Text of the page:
The evidence provided in this report indicates that each road traffic collision is unique but that in all cases the time frame from the perceived hazard to the conclusion of the impact either with another vehicle or with road infrastructure was typically between 2 and 3 seconds.

According to the participants of the focus group, the best solution to avoid road traffic collisions is anticipation and hazard awareness training.

View document – pdf – 1.44mb – Click Here

Motorcycle Conspicuity In Europe – June 2011

MotorcycleConspicuity160611-120A response to proposals from France and the EU relating to motorcycle conspicuity.

Research from experts has supported the case that the most obvious method of reducing road casualties is to improve car driver training and motorcycle rider training, with the support of enforcement. Practical training for car drivers should include consideration of inattentional  blindness at junctions.

If the objective is to reduce road casualties, then European governments need to address training and awareness techniques for motorcycle riders rather than imposing Hi Viz jackets, mandatory automatic headlights on in the hope that this will improve conspicuity.

The present system does not equip motorcyclists with the necessary accident avoidance and evasion strategies, this could be easily modified and avoidance and evasion strategies should be included in initial rider training.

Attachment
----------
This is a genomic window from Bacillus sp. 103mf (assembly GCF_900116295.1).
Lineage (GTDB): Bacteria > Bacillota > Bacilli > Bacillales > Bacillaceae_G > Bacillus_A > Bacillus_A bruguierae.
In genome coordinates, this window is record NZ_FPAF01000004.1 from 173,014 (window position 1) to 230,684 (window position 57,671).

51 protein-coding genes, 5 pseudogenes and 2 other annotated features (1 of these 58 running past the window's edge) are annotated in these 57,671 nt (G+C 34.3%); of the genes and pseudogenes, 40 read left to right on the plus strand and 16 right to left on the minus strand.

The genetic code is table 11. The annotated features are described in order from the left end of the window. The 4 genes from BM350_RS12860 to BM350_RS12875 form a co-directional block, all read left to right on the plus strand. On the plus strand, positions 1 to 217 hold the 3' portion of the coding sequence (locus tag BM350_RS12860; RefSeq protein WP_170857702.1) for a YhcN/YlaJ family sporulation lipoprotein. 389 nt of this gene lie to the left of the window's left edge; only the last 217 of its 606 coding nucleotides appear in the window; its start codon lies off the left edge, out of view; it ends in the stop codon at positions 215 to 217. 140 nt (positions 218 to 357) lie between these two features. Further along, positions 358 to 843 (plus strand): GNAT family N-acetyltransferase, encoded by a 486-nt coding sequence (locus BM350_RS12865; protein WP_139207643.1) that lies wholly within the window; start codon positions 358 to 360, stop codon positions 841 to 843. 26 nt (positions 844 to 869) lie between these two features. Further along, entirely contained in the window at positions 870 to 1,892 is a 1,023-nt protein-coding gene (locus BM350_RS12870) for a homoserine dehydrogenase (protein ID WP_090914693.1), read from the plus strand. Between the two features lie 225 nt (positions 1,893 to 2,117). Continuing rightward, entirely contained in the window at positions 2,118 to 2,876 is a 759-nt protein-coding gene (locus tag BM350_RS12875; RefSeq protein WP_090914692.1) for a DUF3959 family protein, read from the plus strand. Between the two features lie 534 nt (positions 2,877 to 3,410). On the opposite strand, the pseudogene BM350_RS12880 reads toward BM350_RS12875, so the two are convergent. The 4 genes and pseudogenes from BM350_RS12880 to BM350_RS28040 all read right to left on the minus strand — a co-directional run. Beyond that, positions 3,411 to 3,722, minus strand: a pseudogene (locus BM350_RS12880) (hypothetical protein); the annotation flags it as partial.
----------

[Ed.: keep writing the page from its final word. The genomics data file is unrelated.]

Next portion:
View document – pdf – 385kb – Click Here

SMC Survey of Motorcyclists and their views on Advanced Training – 2010

swedentraing2010The purpose of the survey was to find out from motorcyclists their views about advanced motorcycle training and specifically about the advanced motorcycle training courses conducted by SMC.

The overall results of the survey indicate that the riders who answered the questions are experienced and have a healthy sense of their own mortality due to the fact that they use protective clothing and are aware of critical situations as well as recognising their own strengths and weaknesses.